Last week in Strasbourg I met with Olga Salanueva and Adriana Perez. The women's husbands are two of five Cubans, known in the UK as the Miami Five, arrested and jailed for spying by the US in 1998.

The United Nations Working Group on Arbitrary Detentions has declared the detention of these five Cubans to be both illegal and arbitrary and Amnesty International has expressed "grave concern" at both the impartiality of the judicial process in the original trial and the denial of US visas to these two wives so they can visit their husbands in jail.

While I am no legal expert as regards the trials and sentences of the Miami Five, I find it inhumane and unacceptable that the United States persistently refuse visas for these two women to see their husbands and will be working in the coming months to put pressure on the US authorities to change this sad state of affairs.

Monday, October 18, 2010

Health and safety at work is no joke

The successful rescue of 33 miners in Chile should not mask broader issues of health and safety, and I hope that trade unionists and others will use the publicity generated by those events to highlight European Health & Safety Week (25-29 Oct).
Like everyone else, I’ve been enthralled at the whole story coming out of Chile and naturally delighted that the trapped miners have been freed and that they are now re-united with their families.

The rescue operation seems to have been a marvelous example of good planning, sensible co-operation and efficient execution and I congratulate all those involved. The Chilean people will rightly be proud of the men who survived in such extraordinary circumstance, and of those technicians, health professionals and others who have brought about a real “good news” story.

But let’s not forget how close we came to a tragedy; to thirty three families losing a son, a father, a brother.

And let’s not forget that thousands die in mines every year, through inadequate care with a whole raft of health and safety issues.

Nor is this just an issue for the mining industry or for countries thousands of miles away. There were 151 workers fatally injured in Britain last year. The figure continues to fall, as the effects of better health & safety legislation – largely from Europe – has an impact. But this figure is still too high.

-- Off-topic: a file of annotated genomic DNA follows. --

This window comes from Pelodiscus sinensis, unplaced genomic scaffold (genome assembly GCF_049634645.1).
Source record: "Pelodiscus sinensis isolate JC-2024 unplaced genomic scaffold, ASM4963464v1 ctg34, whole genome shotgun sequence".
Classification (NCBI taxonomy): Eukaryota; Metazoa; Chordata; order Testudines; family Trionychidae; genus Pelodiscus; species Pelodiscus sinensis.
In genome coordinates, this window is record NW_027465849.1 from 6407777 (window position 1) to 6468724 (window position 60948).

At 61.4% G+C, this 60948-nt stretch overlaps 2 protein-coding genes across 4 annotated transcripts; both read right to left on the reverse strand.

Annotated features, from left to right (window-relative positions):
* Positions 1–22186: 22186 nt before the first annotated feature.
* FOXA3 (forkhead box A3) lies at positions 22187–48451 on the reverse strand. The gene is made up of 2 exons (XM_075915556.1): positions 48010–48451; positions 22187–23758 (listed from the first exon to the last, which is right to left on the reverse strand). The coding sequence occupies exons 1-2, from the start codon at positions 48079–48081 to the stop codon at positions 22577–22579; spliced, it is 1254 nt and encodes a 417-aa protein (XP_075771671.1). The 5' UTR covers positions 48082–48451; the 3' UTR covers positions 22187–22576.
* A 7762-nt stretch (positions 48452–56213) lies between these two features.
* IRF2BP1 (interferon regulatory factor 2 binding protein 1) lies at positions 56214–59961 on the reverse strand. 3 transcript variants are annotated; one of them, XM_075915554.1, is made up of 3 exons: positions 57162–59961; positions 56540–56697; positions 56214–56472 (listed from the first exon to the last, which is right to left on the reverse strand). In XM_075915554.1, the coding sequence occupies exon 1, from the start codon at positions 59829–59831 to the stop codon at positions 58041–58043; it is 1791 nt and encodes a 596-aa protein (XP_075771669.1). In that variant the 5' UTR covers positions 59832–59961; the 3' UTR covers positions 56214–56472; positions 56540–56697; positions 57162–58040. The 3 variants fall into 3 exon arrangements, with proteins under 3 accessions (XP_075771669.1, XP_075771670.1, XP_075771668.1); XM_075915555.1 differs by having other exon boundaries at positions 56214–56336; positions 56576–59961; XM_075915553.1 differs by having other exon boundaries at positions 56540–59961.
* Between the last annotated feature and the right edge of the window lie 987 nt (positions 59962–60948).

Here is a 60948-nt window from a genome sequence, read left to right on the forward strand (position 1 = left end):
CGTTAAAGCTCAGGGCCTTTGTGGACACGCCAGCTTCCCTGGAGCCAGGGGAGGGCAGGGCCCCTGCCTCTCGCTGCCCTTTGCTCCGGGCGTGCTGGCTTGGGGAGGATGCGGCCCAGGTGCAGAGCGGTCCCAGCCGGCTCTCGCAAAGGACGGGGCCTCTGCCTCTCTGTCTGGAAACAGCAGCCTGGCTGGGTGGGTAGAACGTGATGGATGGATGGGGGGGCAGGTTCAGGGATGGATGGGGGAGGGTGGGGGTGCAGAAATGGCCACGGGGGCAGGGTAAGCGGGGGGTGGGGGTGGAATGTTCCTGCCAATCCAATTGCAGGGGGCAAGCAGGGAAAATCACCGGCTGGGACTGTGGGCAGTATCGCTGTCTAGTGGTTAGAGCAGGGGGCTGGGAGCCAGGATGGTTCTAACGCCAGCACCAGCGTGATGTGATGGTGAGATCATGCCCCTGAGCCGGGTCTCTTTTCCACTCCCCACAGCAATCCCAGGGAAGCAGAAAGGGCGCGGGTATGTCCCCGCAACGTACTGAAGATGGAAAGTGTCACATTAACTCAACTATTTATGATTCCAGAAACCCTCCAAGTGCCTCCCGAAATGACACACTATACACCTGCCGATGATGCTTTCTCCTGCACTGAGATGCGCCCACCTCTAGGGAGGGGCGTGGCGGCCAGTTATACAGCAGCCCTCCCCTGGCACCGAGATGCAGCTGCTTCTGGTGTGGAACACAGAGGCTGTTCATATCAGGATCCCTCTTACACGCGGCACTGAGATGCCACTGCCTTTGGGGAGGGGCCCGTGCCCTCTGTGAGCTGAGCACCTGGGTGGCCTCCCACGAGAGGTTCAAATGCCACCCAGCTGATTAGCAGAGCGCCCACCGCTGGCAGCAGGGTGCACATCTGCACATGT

That’s why it’s important that we use European Health & Safety Week to focus again on how we can create a safer working environment.

There are many who sneer at the very phrase “health & safety”, and I have lost count of the number of times Conservative MEPs have voted against health & safety measures.

The Chilean rescue must act as a reminder to us all. There is a very thin line between triumph and tragedy, and sensible, effective legislation on people’s working conditions really does save lives without the need for massive rescue operations.

Thursday, October 14, 2010

Skid Marks and Vince Cable

It may simply be a sign of the political times, but I for one cannot fathom how the Liberal Democrats have managed to make such an about turn on so many key issues, so central to their perceived self-identity. Vince Cable may well have remarked in the Commons on Tuesday that "The roads to Westminster are littered with the skid marks of political parties changing direction." But to my mind the only party changing direction has been the Lib Dems. Granted, the Tories are executing cuts of a magnitude far greater than their own rhetoric before May’s general election, but the key difference between them and the Lib Dems is that they are moving to a more comfortable ideological place, whereas the Lib Dems are betraying so many of their core values.